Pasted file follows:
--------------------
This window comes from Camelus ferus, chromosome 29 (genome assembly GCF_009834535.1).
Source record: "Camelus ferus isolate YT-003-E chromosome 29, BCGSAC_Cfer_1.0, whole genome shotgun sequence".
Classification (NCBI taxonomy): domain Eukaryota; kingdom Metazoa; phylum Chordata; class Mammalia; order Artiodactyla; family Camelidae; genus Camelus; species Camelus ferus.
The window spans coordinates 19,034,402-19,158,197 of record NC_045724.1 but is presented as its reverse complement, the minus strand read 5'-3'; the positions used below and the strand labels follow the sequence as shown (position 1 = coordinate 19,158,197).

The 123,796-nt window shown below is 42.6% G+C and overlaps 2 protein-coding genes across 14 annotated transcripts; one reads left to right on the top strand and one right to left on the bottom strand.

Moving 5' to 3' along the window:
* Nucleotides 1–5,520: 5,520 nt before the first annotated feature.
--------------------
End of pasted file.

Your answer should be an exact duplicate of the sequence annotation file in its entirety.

This window comes from Camelus ferus, chromosome 29 (genome assembly GCF_009834535.1).
Source record: "Camelus ferus isolate YT-003-E chromosome 29, BCGSAC_Cfer_1.0, whole genome shotgun sequence".
Classification (NCBI taxonomy): domain Eukaryota; kingdom Metazoa; phylum Chordata; class Mammalia; order Artiodactyla; family Camelidae; genus Camelus; species Camelus ferus.
The window spans coordinates 19,034,402-19,158,197 of record NC_045724.1 but is presented as its reverse complement, the minus strand read 5'-3'; the positions used below and the strand labels follow the sequence as shown (position 1 = coordinate 19,158,197).

The 123,796-nt window shown below is 42.6% G+C and overlaps 2 protein-coding genes across 14 annotated transcripts; one reads left to right on the top strand and one right to left on the bottom strand.

Moving 5' to 3' along the window:
* Nucleotides 1–5,520: 5,520 nt before the first annotated feature.